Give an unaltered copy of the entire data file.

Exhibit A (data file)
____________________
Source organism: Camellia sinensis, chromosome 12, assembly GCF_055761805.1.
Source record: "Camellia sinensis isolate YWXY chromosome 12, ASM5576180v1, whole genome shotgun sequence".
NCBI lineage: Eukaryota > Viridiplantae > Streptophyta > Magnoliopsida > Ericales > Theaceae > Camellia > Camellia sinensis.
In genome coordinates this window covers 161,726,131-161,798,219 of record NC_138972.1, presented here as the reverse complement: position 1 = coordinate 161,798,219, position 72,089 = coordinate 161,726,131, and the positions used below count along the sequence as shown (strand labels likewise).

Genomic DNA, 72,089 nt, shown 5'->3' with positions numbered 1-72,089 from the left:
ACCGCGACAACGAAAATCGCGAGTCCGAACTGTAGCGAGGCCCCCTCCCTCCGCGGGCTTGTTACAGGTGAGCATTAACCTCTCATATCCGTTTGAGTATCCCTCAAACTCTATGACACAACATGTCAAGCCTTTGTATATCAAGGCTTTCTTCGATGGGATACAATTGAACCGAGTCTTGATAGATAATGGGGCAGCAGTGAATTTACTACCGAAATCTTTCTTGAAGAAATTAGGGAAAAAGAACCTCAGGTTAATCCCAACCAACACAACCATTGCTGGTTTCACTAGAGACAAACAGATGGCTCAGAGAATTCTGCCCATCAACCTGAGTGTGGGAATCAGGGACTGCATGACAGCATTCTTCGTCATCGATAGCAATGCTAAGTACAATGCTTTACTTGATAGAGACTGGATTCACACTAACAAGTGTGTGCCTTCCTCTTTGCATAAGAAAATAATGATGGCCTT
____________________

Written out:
Source organism: Camellia sinensis, chromosome 12, assembly GCF_055761805.1.
Source record: "Camellia sinensis isolate YWXY chromosome 12, ASM5576180v1, whole genome shotgun sequence".
NCBI lineage: Eukaryota > Viridiplantae > Streptophyta > Magnoliopsida > Ericales > Theaceae > Camellia > Camellia sinensis.
In genome coordinates this window covers 161,726,131-161,798,219 of record NC_138972.1, presented here as the reverse complement: position 1 = coordinate 161,798,219, position 72,089 = coordinate 161,726,131, and the positions used below count along the sequence as shown (strand labels likewise).

Genomic DNA, 72,089 nt, shown 5'->3' with positions numbered 1-72,089 from the left:
ACCGCGACAACGAAAATCGCGAGTCCGAACTGTAGCGAGGCCCCCTCCCTCCGCGGGCTTGTTACAGGTGAGCATTAACCTCTCATATCCGTTTGAGTATCCCTCAAACTCTATGACACAACATGTCAAGCCTTTGTATATCAAGGCTTTCTTCGATGGGATACAATTGAACCGAGTCTTGATAGATAATGGGGCAGCAGTGAATTTACTACCGAAATCTTTCTTGAAGAAATTAGGGAAAAAGAACCTCAGGTTAATCCCAACCAACACAACCATTGCTGGTTTCACTAGAGACAAACAGATGGCTCAGAGAATTCTGCCCATCAACCTGAGTGTGGGAATCAGGGACTGCATGACAGCATTCTTCGTCATCGATAGCAATGCTAAGTACAATGCTTTACTTGATAGAGACTGGATTCACACTAACAAGTGTGTGCCTTCCTCTTTGCATAAGAAAATAATGATGGCCTT